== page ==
Some countries have a centralised online application system, such as Denmark and Sweden. In other European countries, the application is made direct to either the university itself, or to the qualification validation body, or to the official body organising the entrance test. For example, there are centralised qualification validation requirements in Germany and Spain.
In other European countries, the application is made direct to either the university itself, or to the qualification validation body (e.g. in Germany and Spain), or to the official body organising the entrance test.
The application deadlines vary so always check with the relevant institution.
Note that many Swedish and Finnish universities require Leaving Cert exam results early in July for the Autumn intake, meaning that Irish students will need to take a gap year if they want to study there, or consider starting in January if that is an available option in the particular college.
In terms of entry requirements, some universities in Europe only look for specific subject requirements (for example, some require six passes at Leaving Cert, with at least Grade H4 in two subjects) and some will accept a relevant QQI/FETAC Level 5 qualification as meeting their entry requirements. But again, you need to carefully check the exact entry requirement for each course you are interested in.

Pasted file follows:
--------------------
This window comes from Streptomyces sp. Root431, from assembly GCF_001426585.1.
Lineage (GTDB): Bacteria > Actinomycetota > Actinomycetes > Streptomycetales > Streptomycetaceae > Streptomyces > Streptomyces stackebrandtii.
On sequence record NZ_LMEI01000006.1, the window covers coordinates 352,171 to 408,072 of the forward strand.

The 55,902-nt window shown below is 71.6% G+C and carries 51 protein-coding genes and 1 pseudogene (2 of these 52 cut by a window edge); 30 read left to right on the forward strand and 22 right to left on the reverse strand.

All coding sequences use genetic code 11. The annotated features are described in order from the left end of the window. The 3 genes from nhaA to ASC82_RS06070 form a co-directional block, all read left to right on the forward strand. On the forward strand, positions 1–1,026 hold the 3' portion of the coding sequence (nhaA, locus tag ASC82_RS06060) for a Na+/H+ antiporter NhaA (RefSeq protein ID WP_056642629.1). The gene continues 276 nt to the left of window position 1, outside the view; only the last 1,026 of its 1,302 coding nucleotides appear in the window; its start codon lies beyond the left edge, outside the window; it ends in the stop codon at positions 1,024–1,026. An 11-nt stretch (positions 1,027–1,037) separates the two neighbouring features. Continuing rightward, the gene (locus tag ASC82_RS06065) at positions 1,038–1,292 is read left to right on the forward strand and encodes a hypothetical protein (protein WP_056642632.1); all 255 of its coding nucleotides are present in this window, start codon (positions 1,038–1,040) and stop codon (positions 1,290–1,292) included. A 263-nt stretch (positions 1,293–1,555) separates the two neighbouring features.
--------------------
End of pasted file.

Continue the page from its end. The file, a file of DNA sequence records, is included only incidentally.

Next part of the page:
Erasmus+ is an EU programme that allows people who are registered students in a higher education institution and enrolled in studies leading to a recognised degree to study abroad as part of their degree. The period of study abroad must be relevant to the main degree and the study period abroad can last from 3 to 12 months.Most universities and colleges in Ireland have an Erasmus+ programme in place and students who are interested should contact their university, college or organisation. You can also read more about Erasmus+ here
Fees and cost of living